There are many ways to naturally enrich graying hair.
As we grow older, our hair gradually turns gray, losing its natural color. For some, this process begins as early as the 20s. Many women are not ready for such a big change. Some want to hold onto their natural hair color, while others choose to enhance gray or white hair. Like most dark fibers, brunette or black hair doesn’t show color as readily as blond or light brown; it is also resistant to accepting color and requires more color. Natural colors are stains; they don’t contain chemicals that enable drastic changes, so their coloring power, particularly on naturally dark hair, is subtle.
The complex hair shaft of kinky and curly hair requires more color and gray hair is very resistant. To top it off, hair grows 1/4-1/2” per month, making coloring hair a real challenge. Shown resistance, we have a tendency to reach for permanent color rather than gentle solutions—this can lead to damage, especially if relaxers or straighteners are also used. This article is written for those seeking natural ways to enrich graying hair. Botanical rinses work with existing color, providing subtle highlights, increased shine and youthful vibrancy without making permanent changes.
Red Hot Oil
Reddish highlights warm sallow skin and enliven dingy, gray hair. A rich red hue can be created from the roots of the herb alkanet (Alkanna tinctoria), extracted into oil. Red Hot Oil conditions dry hair and colors it simultaneously. Apply as a hot oil treatment.
1/3 cup alkanet root, cut and sifted
2/3 cup sweet almond, safflower or olive oil
Yield: two or more applications (depending on hair length)
Shelf life: 1 year
Place alkanet root in sterile, dry jar with screw top. Fill jar with oil. Set in window. Steep 24 hours; swirl periodically. Warm 1/4-cup red oil; apply heated. Divide hair into four sections. Part hair 1/4” at a time and apply oil from roots to tip. Put on plastic cap; then wrap head in towel. Leave on 45 minutes, then
The Catch Method
The catch method is a way of infusing hair with natural dyes using repeated applications. Place large bowl in sink or bath tub. Lean over the bowl. Pour herbal rinse over hair from pitcher. Squeeze rinse into bowl. Pour liquid into pitcher. Repeat application 10-12 times.
This recipe features madder root (Rubia tinctorum), a relative of alkanet root, which was featured in the previous recipe. Flamin’ Red works well on medium or dark brown hair. As a progressive dye, the color intensifies with repeated use.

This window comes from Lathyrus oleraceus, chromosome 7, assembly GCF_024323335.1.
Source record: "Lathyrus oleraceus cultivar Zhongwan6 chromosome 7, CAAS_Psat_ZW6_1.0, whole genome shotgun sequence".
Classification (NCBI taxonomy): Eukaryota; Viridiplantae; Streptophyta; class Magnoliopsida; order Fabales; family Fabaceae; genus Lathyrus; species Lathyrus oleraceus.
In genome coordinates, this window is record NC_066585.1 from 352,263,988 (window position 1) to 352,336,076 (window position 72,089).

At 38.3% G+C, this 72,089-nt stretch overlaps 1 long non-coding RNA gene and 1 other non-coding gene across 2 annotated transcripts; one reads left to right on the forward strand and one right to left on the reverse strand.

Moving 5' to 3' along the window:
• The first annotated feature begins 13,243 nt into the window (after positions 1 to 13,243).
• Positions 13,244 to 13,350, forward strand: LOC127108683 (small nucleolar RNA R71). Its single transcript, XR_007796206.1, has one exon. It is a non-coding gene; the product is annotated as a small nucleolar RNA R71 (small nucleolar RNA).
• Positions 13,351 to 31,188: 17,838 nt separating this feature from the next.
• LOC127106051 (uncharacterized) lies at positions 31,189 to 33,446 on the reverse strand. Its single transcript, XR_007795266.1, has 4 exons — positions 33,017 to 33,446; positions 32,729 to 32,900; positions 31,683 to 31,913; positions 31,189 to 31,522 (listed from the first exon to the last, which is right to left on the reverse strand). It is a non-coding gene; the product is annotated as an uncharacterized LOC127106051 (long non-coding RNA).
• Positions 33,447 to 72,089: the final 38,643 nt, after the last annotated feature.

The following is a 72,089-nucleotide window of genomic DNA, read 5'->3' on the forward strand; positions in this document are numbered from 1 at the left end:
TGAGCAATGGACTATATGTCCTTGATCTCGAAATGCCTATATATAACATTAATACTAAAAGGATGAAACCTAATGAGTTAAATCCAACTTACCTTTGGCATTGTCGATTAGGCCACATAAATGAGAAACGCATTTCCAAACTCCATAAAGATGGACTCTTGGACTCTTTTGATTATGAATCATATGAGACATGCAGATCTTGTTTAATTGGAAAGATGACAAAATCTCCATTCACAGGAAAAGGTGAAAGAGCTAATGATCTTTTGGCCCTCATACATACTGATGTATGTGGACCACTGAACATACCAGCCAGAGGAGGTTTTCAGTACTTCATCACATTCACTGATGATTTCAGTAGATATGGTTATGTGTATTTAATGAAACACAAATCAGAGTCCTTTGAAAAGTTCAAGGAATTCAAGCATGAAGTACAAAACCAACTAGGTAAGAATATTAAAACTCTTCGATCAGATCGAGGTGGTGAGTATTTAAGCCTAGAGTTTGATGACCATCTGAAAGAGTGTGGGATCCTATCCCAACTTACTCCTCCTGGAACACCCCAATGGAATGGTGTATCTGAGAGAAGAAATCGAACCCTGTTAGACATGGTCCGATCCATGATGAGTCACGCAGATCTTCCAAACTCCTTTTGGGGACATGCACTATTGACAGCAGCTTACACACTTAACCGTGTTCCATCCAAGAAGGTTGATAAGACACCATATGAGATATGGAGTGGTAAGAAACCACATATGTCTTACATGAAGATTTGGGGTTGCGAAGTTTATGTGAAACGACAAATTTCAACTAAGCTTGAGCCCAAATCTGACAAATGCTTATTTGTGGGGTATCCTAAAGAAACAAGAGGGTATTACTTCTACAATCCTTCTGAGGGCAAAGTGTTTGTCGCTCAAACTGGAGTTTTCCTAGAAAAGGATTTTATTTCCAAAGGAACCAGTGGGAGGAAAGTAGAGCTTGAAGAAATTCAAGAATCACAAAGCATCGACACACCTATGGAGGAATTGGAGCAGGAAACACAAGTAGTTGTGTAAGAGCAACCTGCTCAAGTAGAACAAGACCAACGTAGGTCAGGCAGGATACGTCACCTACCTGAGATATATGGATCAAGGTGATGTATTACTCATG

1 1/2 cups water
1/3 cup madder root
2 tablespoons apple cider vinegar
Makes: approximately 12 ounces
Shelf Life: use within 24 hours
Boil water. Add madder root. Stir; cover; reduce heat to medium. Simmer 30 minutes. Add vinegar then simmer 30 more minutes. Reduce heat to low; steep 1/2 hour more. Strain. Cool. Apply using catch method (see sidebar).
One of the strongest hair dyes is henna (Lawsonia inermis). People have enjoyed henna since the civilizations of Ancient Egypt. Legend holds that both Cleopatra and Nefertiti has lovely red hair. Henna brings out reddish highlights in the most resistant hair, including graying hair. Henna is not recommended on hair that has been dyed recently with commercial dyes; a chemical reaction occurs, turning hair black. Henna is also not recommended for hair that is more than 50% gray. To use packaged henna, follow manufacturer’s directions. Enhance the packaged henna as follows.
- Shampoo hair first
- Enhance red tones by using cognac, red wine, carrot juice, cranberry juice, hibiscus tea or rosehip tea in place of water
- Tint and scent: add vanilla extract for scent or any combination of ground allspice, cinnamon or cloves for enriched brown tones (Limit spices to a teaspoon. Avoid use on abraded scalp or on sensitive or allergic individuals).
- To minimize brassiness, use strong black coffee, rosemary, sage or black tea in place of the water
- For body: add flat beer or hops tea in place of water
- Add mayonnaise to quench dryness
- Attract moisture with yogurt, sour cream, honey or molasses
- Follow up with a hot oil treatment to counteract dryness
Rosemary (Rosmarimus officinalis) and Sage (Salvia officinalis) Rinse
This is an age-old formula for blending gray hair into darkly colored hair. It works on the same principle as tea or coffee—staining; facilitated by the concentration of tannins.
1 1/2-cups distilled water
1 teaspoon each dried rosemary and sage
Yield: approximately 12 ounces
Shelf life: 2 weeks
Boil water; add herbs. Cover; reduce heat to medium. Simmer 20 minutes. Reduce heat to low; simmer 20 minutes. Turn off heat; steep 1 hour. Strain. Apply using catch method.
Alternative: use 3 cups strong coffee or black tea. To prepare: brew 3 tablespoons loose Assam, Ceylon, Oolong tea or three Tetley tea bags in three cups boiled water. Cool. Apply using catch method.
Tobacco Herbal Rinse
Tobacco (Nicotianna spp.) rinse is one of the most effective ways of quickly staining graying hair. This rinse adds golden, auburn tones.
1 1/2 cups distilled water
1/4 cup dried tobacco
2 tablespoons vinegar
Yield: Approximately 12 ounces
Shelf Life: 1 month, refrigerated
Boil water; add tobacco. Reduce heat to medium low; cover. Infuse 40 minutes. Remove from heat; add vinegar; steep 20 minutes. Strain. Apply using catch method.
Bulk Henna and Herbs:
San Francisco Herb & Natural Food Co.
47444 Kato Road
Health food stores and specialty markets such as Whole Foods and Sally’s Beauty Supply
This entry was posted on Tuesday, September 16th, 2003 at 11:25 am and is filed under Botanicals, Care Methods, Hair Color, hairstyles, Ingredients, Mature Curlies, Semi-permanent. You can follow any comments to this entry through the RSS 2.0 feed. You can leave a comment.